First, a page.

“Adele, Luciano’s querulous mother,” Breslin writes, “who went through life complaining about her ailments. Adele’s great claim to fame was that she never once attended a performance by her famous son; the nervousness that seeing him onstage would cause her would be too much, she said, for her weak heart. (That weak heart managed to pump her through eighty-six years in this vale of tears.)”
So there we have it! A critical father and a victim-playing, ignoring mother: the perfect recipe for a narcissistic son who liked to be in control of everything, even if he didn’t know diddly-shit about what he was controlling.
Ironically, one of things Pavarotti wasn’t so good at was the actual notes and actual lyrics of the opera. Even though he couldn’t read music, he had plenty of coaches but, Breslin writes, “How can you help somebody who always knows best about everything?” Nor was Pavarotti above schooling the orchestra on how to play and lecturing the conductor on how to conduct, “beating time with his foot to correct the conductor’s tempo.” One time he smothered his soprano, Joan Sutherland, to silence her singing and another time he bit Beverly Sills’s ear on-stage. After all, in the narcissistic machinations of his mind, the audience flocked to see him, Pavarotti—not the opera, not the other stars, just him. So what did it matter if he knew the role or the dialogue or the lyrics or even the notes perfectly!?!
Well..when you put it like that…
But what about Pavarotti and women? He was, after all, married to Adua for thirty-nine years while the magazines and tabloids reported on how many beautiful, young models and aspiring singers surrounded Pavarotti, some of whom became his “secretary” (wink-wink-nudge-nudge) for years. Like a consummate narcissist, he could look deeply into his wife’s eyes and assure her it was “all lies.” After forty years, she finally figured out that he was a great artist at twisting the facts to suit his preferred version of reality.
Breslin writes, “I wonder if he loved the women who shared his life or simply appreciated their convenience and usefulness and the reflected glow cast on him by their beauty.” After all, how can a middle-aged, married, corpulent man resist a beautiful, young woman willing to handwash his underwear and socks? “Even with the women he was deeply involved with,” writes Breslin, “Luciano didn’t have what you’d call adult relationships. There was imbalance there. He needed them to take care of him, and they did….He attracted needy women, and they became kind of enslaved by him…they were there to service him.” But if they wanted to leave, “Luciano is very good at exerting low-key emotional blackmail.” And if that requires him to chase a girlfriend, I mean “secretary,” down Sixty-Fifth Street in full costume and make-up during a performance of Otello at the Metropolitan Opera, then that is exactly what Pavarotti would do! (True story!)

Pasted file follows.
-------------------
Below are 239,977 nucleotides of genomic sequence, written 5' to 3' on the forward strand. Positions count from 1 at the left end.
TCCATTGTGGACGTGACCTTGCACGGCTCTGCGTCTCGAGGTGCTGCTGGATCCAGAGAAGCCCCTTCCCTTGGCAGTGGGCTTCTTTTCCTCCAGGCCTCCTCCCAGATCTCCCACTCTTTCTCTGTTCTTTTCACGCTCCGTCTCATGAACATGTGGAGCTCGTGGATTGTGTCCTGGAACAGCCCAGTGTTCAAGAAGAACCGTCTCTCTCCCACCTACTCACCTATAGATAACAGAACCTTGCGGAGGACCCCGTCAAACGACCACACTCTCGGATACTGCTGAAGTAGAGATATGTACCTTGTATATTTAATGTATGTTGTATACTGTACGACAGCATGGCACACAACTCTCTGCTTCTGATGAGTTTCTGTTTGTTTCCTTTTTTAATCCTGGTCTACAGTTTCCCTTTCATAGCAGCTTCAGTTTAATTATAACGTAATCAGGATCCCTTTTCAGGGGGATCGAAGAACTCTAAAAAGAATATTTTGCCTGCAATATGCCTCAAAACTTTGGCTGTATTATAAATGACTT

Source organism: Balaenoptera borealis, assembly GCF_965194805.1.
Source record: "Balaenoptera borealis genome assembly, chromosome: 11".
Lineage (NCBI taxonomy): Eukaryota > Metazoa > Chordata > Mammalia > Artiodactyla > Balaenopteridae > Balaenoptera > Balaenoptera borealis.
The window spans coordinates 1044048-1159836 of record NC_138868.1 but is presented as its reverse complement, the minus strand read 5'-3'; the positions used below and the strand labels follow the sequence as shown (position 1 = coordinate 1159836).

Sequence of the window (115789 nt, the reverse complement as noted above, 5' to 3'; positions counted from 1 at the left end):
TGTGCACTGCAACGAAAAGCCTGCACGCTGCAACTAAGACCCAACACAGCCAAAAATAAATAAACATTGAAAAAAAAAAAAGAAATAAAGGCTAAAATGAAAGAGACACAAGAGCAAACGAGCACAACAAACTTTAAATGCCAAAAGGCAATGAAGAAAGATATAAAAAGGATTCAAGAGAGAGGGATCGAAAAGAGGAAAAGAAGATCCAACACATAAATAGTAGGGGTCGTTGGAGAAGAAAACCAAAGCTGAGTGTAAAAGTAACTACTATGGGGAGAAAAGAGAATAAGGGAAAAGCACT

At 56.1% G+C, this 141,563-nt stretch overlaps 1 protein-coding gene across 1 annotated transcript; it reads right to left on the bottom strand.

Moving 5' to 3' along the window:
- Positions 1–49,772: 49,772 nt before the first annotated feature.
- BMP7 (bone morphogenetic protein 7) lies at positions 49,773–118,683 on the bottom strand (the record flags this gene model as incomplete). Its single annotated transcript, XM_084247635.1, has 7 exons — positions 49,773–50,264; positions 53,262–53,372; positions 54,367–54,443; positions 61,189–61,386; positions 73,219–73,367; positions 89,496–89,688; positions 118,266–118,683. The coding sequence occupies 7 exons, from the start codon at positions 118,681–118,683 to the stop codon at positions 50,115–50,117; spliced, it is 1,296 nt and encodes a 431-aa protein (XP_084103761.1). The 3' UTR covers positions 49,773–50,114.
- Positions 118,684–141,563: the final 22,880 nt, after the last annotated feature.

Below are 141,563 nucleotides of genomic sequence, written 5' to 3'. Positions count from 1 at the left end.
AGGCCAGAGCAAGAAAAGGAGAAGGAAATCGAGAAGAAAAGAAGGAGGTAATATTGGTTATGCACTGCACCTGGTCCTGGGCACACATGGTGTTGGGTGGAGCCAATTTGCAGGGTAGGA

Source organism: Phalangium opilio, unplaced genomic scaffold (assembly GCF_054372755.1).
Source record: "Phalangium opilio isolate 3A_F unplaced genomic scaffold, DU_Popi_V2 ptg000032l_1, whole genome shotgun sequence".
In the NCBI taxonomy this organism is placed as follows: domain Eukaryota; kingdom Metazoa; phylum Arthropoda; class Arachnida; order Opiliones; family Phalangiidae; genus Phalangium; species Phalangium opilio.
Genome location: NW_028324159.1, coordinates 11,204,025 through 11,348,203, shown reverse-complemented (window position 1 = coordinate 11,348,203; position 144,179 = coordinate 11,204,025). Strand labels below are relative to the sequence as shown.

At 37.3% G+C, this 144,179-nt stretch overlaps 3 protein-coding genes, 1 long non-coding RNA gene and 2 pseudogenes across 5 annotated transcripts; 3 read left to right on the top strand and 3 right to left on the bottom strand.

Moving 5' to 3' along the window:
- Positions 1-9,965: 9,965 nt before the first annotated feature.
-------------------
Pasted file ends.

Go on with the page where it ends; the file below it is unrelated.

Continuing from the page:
As if we needed any more proof, there’s a very interesting comment on page 121: “Luciano didn’t want to look silly. He wouldn’t do anything that could make people laugh at him. Since he was cast as the lead in a comedy, this became quite a problem….Very few people would think of trying to play a food fight seriously, but Luciano did.” Maybe that’s why his first and last movie, Yes, Giorgia, bombed at the box office.
As the cherry on top of our long-distance, second-hand, armchair diagnosis of Pavarotti as a narcissist was his complete lack of introspection and the ability to see himself clearly and honestly and accept responsibility. On page 132 we learn, “[Luciano] was very sensitive to prima donna behavior—in other singers. For some reason he never seemed to notice that he often behaved the same way.” On page 181, “He could dish [criticism] out, but he couldn’t take it.”
Pavarotti opened the door for millions who wouldn’t otherwise have come anywhere the opera to enjoy what Karen Decrow describes as “the most complete art form.” He’s gave unstintingly of his God-given voice to make millions of people happy. He was a world-class tenor, mistakes and all. In my opinion, he was also a world-class, card-carrying narcissist.